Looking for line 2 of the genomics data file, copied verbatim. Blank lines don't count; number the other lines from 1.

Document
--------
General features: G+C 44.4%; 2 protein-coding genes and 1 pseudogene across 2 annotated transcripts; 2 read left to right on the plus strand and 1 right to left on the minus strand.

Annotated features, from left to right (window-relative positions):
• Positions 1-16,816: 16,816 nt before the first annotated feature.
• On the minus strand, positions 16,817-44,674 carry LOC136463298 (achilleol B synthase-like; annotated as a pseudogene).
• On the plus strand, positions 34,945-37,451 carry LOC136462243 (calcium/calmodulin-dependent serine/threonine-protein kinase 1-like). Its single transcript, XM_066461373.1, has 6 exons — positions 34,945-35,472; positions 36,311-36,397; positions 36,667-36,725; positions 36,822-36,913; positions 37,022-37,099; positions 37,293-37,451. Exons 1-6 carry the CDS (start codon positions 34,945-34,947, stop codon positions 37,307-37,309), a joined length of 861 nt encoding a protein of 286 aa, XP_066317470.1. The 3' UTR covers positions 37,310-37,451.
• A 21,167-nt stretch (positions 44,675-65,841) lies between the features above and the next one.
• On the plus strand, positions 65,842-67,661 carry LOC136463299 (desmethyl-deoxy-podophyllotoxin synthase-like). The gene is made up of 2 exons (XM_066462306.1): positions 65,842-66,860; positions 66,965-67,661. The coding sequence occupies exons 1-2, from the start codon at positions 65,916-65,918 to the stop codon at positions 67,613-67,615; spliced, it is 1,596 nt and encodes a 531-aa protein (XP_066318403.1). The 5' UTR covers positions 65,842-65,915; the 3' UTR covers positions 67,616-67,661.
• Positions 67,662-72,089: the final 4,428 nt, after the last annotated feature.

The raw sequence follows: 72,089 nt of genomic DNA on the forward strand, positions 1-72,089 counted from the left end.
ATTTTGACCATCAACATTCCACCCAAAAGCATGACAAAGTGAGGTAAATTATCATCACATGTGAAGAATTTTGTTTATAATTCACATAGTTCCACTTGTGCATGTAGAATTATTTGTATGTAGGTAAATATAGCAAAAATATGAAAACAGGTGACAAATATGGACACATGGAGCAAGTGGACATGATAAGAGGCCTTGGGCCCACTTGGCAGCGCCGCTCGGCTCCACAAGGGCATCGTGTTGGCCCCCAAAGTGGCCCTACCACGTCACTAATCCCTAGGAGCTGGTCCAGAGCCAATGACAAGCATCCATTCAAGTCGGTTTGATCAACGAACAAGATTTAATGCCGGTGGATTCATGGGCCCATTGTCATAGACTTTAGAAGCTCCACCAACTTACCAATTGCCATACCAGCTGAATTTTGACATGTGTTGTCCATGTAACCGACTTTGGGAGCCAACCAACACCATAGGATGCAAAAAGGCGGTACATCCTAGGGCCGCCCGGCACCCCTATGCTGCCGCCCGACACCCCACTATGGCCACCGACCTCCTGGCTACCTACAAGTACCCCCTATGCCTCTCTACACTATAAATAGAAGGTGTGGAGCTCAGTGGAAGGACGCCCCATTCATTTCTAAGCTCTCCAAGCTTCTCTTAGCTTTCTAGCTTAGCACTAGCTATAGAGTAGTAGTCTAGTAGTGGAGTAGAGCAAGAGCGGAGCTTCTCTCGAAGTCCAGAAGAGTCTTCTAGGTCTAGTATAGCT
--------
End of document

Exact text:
Annotated features, from left to right (window-relative positions):